Saudi Arabia simply cannot afford to alienate any other sections of the global community in the midst of its unpopular military engagement in Yemen, its indirect confrontation with Iran. Most importantly, Saudi Arabia’s economic transformation requires more friends than enemies. For MBS to achieve the economic and transformative vision that he espoused on his foreign tour, he needs to use ways and means that investors are accustomed to. If business executives fear a backlash over any possible criticism regarding their investment, the new vision of Saudi Arabia would be in serious jeopardy.-The Washinton Post

Criticism of the Middle East should not be directed only at Saudi Arabia. Human rights abuses are happening throughout the Arab world. For example, Egypt has jailed 60,000 opposition members and is deserving of criticism as well. The slaughter of innocent civilians in Syria and Yemen should also be highlighted, not because criticism is unfair to Saudi Arabia, but because failing to criticize creates an atmosphere that empowers authoritarian rulers to deny civil rights to their own people. -The Washinton Post

Saudi Arabia is now looking for Plan B to propel its sovereign wealth fund into the ranks of global giants. The initial plan was to raise at least $100 billion through an initial public offering of a small stake in Saudi Aramco, the state-owned oil company, in the second half of 2018. Though the IPO is not going ahead as originally planned, the nation’s Public Investment Fund still hopes to control more than $2 trillion by 2030.-Blomberg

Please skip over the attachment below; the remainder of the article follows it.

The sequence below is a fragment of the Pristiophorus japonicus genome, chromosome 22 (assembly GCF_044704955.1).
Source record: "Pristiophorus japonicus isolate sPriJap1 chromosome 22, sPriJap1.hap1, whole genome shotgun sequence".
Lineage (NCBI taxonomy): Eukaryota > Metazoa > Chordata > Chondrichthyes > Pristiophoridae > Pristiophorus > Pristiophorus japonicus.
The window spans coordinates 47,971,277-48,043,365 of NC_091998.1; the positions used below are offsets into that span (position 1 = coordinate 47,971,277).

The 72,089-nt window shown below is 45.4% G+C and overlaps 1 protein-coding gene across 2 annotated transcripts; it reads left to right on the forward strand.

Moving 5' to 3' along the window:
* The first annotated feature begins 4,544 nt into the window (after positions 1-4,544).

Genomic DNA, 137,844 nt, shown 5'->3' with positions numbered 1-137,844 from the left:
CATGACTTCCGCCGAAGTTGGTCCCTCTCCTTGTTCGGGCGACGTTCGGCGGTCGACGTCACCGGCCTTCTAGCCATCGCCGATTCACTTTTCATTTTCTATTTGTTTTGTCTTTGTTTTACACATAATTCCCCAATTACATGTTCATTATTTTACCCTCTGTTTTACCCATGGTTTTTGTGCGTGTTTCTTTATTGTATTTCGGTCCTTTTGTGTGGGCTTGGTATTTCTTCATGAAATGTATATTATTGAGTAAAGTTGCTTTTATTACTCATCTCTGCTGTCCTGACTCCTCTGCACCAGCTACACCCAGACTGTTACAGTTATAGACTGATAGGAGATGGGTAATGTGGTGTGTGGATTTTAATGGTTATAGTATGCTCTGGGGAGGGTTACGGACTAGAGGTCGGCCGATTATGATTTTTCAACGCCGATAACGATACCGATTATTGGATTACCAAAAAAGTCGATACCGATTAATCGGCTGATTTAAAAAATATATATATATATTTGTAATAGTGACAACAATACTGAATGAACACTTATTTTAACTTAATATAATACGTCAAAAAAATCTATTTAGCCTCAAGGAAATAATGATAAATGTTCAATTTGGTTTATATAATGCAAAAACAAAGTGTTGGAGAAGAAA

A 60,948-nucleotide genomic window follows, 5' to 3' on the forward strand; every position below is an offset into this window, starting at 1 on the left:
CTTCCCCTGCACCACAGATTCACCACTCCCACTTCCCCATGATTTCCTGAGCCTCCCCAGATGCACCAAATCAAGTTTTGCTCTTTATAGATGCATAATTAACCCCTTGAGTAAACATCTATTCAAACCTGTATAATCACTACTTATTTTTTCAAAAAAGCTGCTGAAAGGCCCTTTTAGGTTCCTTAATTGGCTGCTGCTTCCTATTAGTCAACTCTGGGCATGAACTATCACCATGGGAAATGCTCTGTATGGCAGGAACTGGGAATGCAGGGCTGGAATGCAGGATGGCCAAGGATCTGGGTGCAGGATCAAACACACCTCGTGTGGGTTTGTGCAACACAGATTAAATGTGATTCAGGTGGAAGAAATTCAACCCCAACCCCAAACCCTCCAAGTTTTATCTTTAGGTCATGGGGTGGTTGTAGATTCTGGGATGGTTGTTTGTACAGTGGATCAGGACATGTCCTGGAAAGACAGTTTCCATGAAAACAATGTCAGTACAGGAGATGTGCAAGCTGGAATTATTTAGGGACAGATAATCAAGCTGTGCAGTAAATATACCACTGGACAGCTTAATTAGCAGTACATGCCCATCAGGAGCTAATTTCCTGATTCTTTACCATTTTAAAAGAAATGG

LONDON: The Saudi finance ministry said the country’s budget deficit in the second quarter fell by 84 percent to 7.4 billion riyals.

Saudi Arabia also said revenues surged by more than two thirds in the second quarter of the year to reach SR273.588 billion ($72.95 billion), supported by a stronger oil price.

It means the overall deficit fell to SR7.361 billion, the Ministry of Finance said in a statement.-Arab News

PHOTO: FILE

At least 100 Pakistani workers were deported by Saudi authorities on Wednesday after being incarcerated for months, Express News reported.

The deportees arrived in Lahore via Saudi Airlines flight SV-734. Upon arrival, they were questioned and processed by immigration authorities and were later let go. The deportees said that they had pursued employment opportunities abroad for a better future.-Tribune

Muhammad bin Salman, the modernizing crown prince, has defied clerics by allowing cinemas, open-air pop concerts and even female drivers in his puritanical kingdom. But approving churches for the 1.4m Christians in Saudi Arabia risks breaking one taboo too many. “Elsewhere it’s no problem, but two dins, or religions, have no place in the Arabian peninsula,” says a senior prince, reciting a purported saying of the Prophet Muhammad. Churches were expunged by the first community of Muslims 14 centuries ago, he insists.-The Economist